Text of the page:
Nor can they dismiss this gesture out of hand. The fact remains that some of the increase will end up in Poland and the Baltic countries, all of whom have large chips on their shoulders and an inclination to prod the Russian bear – with or without telling their NATO partners – think Lithuania, for example.
While Russian ground troops are well suited to the missions set out for them in southeastern Ukraine, I doubt that even the most rabid Russophobes in the Institute for the Study of War (the corporate media’s go-to “think tank”) would argue that Moscow is about to attack any NATO country anytime soon. OK, they would argue. But EVIDENCE?
What DOES Worry Putin
Meanwhile, no doubt as advance warning to the ‘30 Blind Mice’ in Madrid, Putin said Saturday that Russia planned to send nuclear-capable missiles to Belarus within months, apparently reflecting a boldness born of Russia’s recent advances in Ukraine’s southeastern regions.
Putin made the promise in a meeting with Belarusian President Alexander Lukashenko, who has publicly supported Russia in its invasion of Ukraine. “We will transfer to Belarus Iskander-M tactical missile systems, which can use ballistic or cruise missiles, in their conventional and nuclear versions,” he said, according to Russia’s state-owned Tass news agency. “It’s a deal.”
Watch the choreographed tête-à-tête between Putin and Lukashenko – and shudder:
Former Russian president Dimitry Medvedev also threatened to move the Iskander hypersonic missiles “onto the threshold” of Russia’s Scandanavian and Baltic State neighbors.
This primary concern will have to be on the table when negotiations on an end to the war in Ukraine eventually become possible.
Moscow’s approach on this issue mirror-images its acute concern over U.S. missile launch sites already emplaced in Romania, and almost complete in Poland, that can host offensive, nuclear-capable missiles threatening western Russia. Putin has worried aloud at having a mere 5 to 7 minutes warning time in such case.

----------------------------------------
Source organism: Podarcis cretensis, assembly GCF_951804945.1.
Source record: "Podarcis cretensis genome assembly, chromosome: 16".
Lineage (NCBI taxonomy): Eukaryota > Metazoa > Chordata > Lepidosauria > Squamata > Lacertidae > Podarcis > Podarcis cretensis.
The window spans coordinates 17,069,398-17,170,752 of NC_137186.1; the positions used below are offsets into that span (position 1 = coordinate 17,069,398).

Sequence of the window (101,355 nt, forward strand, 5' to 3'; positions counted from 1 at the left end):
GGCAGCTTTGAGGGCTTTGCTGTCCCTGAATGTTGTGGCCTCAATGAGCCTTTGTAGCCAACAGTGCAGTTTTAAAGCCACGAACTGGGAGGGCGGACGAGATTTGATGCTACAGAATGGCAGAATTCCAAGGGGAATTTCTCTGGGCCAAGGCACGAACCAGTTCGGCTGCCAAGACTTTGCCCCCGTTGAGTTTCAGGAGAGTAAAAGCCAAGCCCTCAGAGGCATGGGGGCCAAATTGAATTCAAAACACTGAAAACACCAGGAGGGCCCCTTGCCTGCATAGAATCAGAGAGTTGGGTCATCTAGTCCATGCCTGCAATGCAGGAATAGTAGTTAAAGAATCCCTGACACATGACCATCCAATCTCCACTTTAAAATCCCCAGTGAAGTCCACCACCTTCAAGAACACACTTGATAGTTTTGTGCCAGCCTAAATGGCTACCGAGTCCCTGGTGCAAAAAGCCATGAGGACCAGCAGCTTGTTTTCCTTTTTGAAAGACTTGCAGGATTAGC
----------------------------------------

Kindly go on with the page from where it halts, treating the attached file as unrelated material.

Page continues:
Appeal to Common Sense
Medvedev appealed to the “common sense” of the Western public and policy makers: “Nobody in their right mind wants higher prices and taxes, mounting tension along the borders, Iskanders, hypersonic weapons or ships with nukes a stone’s throw from their house. Let’s hope that the common sense of our neighbors eventually prevails. Yet if not, then, as they say, “they started it,” he said.
Ray McGovern works with Tell the Word, a publishing arm of the ecumenical Church of the Saviour in inner-city Washington. His 27-year career as a CIA analyst includes serving as Chief of the Soviet Foreign Policy Branch and preparer/briefer of the President’s Daily Brief. He is co-founder of Veteran Intelligence Professionals for Sanity (VIPS).
Jonas E. Alexis has degrees in mathematics and philosophy. He studied education at the graduate level. His main interests include U.S. foreign policy, the history of the Israel/Palestine conflict, and the history of ideas. He is the author of the book, Kevin MacDonald’s Metaphysical Failure: A Philosophical, Historical, and Moral Critique of Evolutionary Psychology, Sociobiology, and Identity Politics. He teaches mathematics in South Korea.